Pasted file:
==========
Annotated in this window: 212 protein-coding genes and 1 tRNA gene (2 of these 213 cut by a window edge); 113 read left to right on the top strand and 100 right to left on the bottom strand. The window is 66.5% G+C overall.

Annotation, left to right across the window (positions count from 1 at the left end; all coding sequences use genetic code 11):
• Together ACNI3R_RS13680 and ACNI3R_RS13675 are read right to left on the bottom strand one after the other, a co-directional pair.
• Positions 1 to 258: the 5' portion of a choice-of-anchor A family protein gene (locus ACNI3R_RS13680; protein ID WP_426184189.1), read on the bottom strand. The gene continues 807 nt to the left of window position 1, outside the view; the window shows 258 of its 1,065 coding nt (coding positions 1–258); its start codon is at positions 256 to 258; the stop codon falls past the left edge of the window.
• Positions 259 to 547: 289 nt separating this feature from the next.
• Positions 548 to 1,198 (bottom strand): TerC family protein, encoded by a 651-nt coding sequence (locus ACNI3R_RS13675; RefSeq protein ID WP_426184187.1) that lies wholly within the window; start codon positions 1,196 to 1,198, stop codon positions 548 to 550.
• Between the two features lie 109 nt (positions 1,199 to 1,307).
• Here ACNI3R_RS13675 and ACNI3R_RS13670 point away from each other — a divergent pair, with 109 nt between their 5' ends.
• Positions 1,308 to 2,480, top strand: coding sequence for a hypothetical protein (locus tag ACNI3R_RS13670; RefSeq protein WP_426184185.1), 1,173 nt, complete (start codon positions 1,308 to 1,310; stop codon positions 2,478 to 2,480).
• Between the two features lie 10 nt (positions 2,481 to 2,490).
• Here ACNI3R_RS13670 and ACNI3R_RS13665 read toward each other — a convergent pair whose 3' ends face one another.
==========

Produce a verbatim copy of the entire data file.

Annotated in this window: 212 protein-coding genes and 1 tRNA gene (2 of these 213 cut by a window edge); 113 read left to right on the top strand and 100 right to left on the bottom strand. The window is 66.5% G+C overall.

Annotation, left to right across the window (positions count from 1 at the left end; all coding sequences use genetic code 11):
• Together ACNI3R_RS13680 and ACNI3R_RS13675 are read right to left on the bottom strand one after the other, a co-directional pair.
• Positions 1 to 258: the 5' portion of a choice-of-anchor A family protein gene (locus ACNI3R_RS13680; protein ID WP_426184189.1), read on the bottom strand. The gene continues 807 nt to the left of window position 1, outside the view; the window shows 258 of its 1,065 coding nt (coding positions 1–258); its start codon is at positions 256 to 258; the stop codon falls past the left edge of the window.
• Positions 259 to 547: 289 nt separating this feature from the next.
• Positions 548 to 1,198 (bottom strand): TerC family protein, encoded by a 651-nt coding sequence (locus ACNI3R_RS13675; RefSeq protein ID WP_426184187.1) that lies wholly within the window; start codon positions 1,196 to 1,198, stop codon positions 548 to 550.
• Between the two features lie 109 nt (positions 1,199 to 1,307).
• Here ACNI3R_RS13675 and ACNI3R_RS13670 point away from each other — a divergent pair, with 109 nt between their 5' ends.
• Positions 1,308 to 2,480, top strand: coding sequence for a hypothetical protein (locus tag ACNI3R_RS13670; RefSeq protein WP_426184185.1), 1,173 nt, complete (start codon positions 1,308 to 1,310; stop codon positions 2,478 to 2,480).
• Between the two features lie 10 nt (positions 2,481 to 2,490).
• Here ACNI3R_RS13670 and ACNI3R_RS13665 read toward each other — a convergent pair whose 3' ends face one another.